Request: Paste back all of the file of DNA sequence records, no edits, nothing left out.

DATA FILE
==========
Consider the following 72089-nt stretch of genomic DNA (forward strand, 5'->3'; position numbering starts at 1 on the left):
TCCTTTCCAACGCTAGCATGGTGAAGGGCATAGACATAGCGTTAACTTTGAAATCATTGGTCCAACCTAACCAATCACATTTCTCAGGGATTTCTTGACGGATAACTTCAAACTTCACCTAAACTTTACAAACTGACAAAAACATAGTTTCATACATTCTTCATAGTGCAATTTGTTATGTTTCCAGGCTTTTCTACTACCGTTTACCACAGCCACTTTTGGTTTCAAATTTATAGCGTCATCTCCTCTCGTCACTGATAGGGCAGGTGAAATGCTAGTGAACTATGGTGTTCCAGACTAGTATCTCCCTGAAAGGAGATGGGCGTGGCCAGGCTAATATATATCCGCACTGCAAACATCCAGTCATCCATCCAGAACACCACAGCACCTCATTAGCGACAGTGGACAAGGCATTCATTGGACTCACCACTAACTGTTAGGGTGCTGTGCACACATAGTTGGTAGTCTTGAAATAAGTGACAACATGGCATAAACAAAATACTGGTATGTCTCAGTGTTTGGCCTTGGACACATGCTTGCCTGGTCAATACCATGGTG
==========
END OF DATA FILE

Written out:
Consider the following 72089-nt stretch of genomic DNA (forward strand, 5'->3'; position numbering starts at 1 on the left):
TCCTTTCCAACGCTAGCATGGTGAAGGGCATAGACATAGCGTTAACTTTGAAATCATTGGTCCAACCTAACCAATCACATTTCTCAGGGATTTCTTGACGGATAACTTCAAACTTCACCTAAACTTTACAAACTGACAAAAACATAGTTTCATACATTCTTCATAGTGCAATTTGTTATGTTTCCAGGCTTTTCTACTACCGTTTACCACAGCCACTTTTGGTTTCAAATTTATAGCGTCATCTCCTCTCGTCACTGATAGGGCAGGTGAAATGCTAGTGAACTATGGTGTTCCAGACTAGTATCTCCCTGAAAGGAGATGGGCGTGGCCAGGCTAATATATATCCGCACTGCAAACATCCAGTCATCCATCCAGAACACCACAGCACCTCATTAGCGACAGTGGACAAGGCATTCATTGGACTCACCACTAACTGTTAGGGTGCTGTGCACACATAGTTGGTAGTCTTGAAATAAGTGACAACATGGCATAAACAAAATACTGGTATGTCTCAGTGTTTGGCCTTGGACACATGCTTGCCTGGTCAATACCATGGTG